History, people power, and practical education

The late progressive historian Howard Zinn is best known for his landmark book, A People’s History of the United States, which has been widely acclaimed and exposes to the light the “ceaseless conflict between elites and the masses whom they oppress and exploit.” Here’s an official description:

A classic since its original landmark publication in 1980, Howard Zinn’s A People’s History of the United States is the first scholarly work to tell America’s story from the bottom up—from the point of view of, and in the words of, America’s women, factory workers, African Americans, Native Americans, working poor, and immigrant laborers. From Columbus to the Revolution to slavery and the Civil War—from World War II to the election of George W. Bush and the “War on Terror”—A People’s History of the United States is an important and necessary contribution to a complete and balanced understanding of American history.

Reviews can be found at Amazon.com. The book is widely available and can now be viewed online at http://www.historyisaweapon.com/zinnapeopleshistory.html.

A few days ago, someone sent me a link to a TED talk in which Sanjit “Bunker” Roy describes the “Barefoot College, which is he founded. He tells a story that is both inspiring and informative, a model of what can be achieved when ordinary people share what they know and how communities can become more self-sufficient. You can view it here.

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3 responses to “History, people power, and practical education

  1. What’s really sad, is that the natives, though they couldn’t really illustrate how nonsensical loaning a person a bunch paper, wampum, or even gold for that matter, and expecting the principal plus what we call “interest” in return is, there are Native American banks popping up. Pathetic.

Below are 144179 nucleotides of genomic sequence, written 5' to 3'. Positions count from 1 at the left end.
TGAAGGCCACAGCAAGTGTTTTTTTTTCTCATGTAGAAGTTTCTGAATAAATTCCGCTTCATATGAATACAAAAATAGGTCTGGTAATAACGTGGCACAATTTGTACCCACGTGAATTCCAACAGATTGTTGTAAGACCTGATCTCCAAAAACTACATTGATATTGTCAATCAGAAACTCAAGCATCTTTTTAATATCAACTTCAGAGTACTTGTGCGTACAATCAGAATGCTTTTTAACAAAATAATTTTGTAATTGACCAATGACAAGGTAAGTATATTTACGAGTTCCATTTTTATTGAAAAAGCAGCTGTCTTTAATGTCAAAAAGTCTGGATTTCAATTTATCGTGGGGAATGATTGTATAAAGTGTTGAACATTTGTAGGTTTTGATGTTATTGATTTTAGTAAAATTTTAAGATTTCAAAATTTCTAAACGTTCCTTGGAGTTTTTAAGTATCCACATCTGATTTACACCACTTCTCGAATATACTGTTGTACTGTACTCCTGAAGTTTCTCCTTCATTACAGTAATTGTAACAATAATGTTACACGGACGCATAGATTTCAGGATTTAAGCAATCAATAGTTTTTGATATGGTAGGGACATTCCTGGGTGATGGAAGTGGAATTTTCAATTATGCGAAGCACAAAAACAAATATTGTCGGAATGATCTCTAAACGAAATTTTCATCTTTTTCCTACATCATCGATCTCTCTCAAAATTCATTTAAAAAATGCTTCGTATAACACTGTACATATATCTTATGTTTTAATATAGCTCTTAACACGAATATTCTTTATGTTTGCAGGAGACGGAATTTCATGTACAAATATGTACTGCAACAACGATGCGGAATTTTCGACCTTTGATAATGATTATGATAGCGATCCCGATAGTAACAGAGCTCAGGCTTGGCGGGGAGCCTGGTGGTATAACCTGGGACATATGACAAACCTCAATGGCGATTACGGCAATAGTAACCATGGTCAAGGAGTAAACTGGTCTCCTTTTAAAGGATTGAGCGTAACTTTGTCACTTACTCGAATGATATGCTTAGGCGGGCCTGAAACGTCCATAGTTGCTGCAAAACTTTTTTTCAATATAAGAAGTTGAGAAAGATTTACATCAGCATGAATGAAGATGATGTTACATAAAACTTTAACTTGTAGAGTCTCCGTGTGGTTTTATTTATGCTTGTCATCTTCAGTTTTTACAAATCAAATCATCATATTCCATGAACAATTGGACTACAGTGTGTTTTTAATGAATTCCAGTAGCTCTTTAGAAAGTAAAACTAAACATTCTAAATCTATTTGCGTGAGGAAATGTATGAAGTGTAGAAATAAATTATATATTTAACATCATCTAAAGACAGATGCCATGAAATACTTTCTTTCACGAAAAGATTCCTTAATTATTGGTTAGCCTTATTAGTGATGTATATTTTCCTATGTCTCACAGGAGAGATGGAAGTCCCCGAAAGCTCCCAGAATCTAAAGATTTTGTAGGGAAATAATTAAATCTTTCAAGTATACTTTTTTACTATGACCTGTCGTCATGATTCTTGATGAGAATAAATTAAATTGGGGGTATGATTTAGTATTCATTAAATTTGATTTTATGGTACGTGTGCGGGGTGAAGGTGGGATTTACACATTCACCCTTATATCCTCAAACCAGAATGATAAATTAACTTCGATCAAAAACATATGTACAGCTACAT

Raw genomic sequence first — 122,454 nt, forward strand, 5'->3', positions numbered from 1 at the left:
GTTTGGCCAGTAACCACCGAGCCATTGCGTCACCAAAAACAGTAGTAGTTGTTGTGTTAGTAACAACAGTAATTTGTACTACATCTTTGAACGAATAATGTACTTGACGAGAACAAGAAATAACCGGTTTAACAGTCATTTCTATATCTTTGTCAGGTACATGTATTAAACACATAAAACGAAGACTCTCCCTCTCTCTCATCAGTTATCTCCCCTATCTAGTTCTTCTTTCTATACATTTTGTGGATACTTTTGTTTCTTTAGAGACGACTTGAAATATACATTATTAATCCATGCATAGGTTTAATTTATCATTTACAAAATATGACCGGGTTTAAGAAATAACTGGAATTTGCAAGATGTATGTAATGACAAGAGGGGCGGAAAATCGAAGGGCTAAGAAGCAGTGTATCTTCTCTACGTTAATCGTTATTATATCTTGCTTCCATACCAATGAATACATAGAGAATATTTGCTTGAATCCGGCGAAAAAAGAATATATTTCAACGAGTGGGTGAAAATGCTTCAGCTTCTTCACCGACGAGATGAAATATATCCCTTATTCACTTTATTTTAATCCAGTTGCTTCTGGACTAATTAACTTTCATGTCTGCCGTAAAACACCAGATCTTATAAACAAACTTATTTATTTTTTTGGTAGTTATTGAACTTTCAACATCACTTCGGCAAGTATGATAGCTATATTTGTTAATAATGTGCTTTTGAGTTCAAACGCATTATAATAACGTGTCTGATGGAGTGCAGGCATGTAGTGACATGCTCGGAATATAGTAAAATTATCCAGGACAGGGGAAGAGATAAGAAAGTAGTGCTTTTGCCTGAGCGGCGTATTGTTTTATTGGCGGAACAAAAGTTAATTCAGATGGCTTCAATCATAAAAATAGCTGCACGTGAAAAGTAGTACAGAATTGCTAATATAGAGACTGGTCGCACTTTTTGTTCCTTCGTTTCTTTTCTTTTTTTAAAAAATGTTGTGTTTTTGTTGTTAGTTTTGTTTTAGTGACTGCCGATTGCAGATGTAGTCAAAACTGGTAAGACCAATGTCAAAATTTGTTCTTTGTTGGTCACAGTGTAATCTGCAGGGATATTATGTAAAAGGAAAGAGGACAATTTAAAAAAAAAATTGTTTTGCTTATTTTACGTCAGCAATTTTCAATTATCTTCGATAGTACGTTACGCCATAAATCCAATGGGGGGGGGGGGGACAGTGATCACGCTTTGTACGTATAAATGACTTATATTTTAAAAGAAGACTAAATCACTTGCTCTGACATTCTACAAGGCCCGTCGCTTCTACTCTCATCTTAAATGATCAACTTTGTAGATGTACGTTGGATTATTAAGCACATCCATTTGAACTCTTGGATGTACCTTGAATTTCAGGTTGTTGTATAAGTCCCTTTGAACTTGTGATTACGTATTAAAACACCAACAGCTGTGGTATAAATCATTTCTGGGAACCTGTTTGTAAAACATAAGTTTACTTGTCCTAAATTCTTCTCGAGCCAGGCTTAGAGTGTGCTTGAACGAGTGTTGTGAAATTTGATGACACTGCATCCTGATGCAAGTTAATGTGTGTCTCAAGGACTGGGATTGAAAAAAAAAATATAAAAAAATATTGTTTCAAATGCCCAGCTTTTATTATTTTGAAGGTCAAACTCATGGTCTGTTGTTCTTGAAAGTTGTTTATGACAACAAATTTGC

2. From the book –
    [In the villages of the Iroquois, land was owned in common and worked in common. Hunting was done together, and the catch was divided among the members of the village. Houses were considered common property and were shared by several families. The concept of private ownership of land and homes was foreign to the Iroquois. A French Jesuit priest who encountered them in the 1650s wrote: “No poorhouses are needed among them, because they are neither mendicants nor paupers.. . . Their kindness, humanity and courtesy not only makes them liberal with what they have, but causes them to possess hardly anything except in common.”]
    Communist propaganda. The Iroquois lived in a free market. They may not have had formal deeds to property, but they still knew who owned what. Houses that were built by families who pooled their resources to construct them could not just be taken over by other families. The land was owned by whoever worked it. That’s how it works in a free market. Bankers, their agents – “philosophers”, Jesuits, Illuminati – they do have your life planned out for you years in advance. Banks = poverty, free market = prosperity. Trust me, an Iroquois obviously capable of taking care of himself but choosing not to would end up living in the woods by himself.

  3. Watched the vid sponsored by the bankers/industrialists. Nope, nothing about a currency not controlled by bankers. I’m definitely being ignored. I’m being laughed at. I’m off to a good start. Now I’ll read the book. Propaganda is a funny thing.

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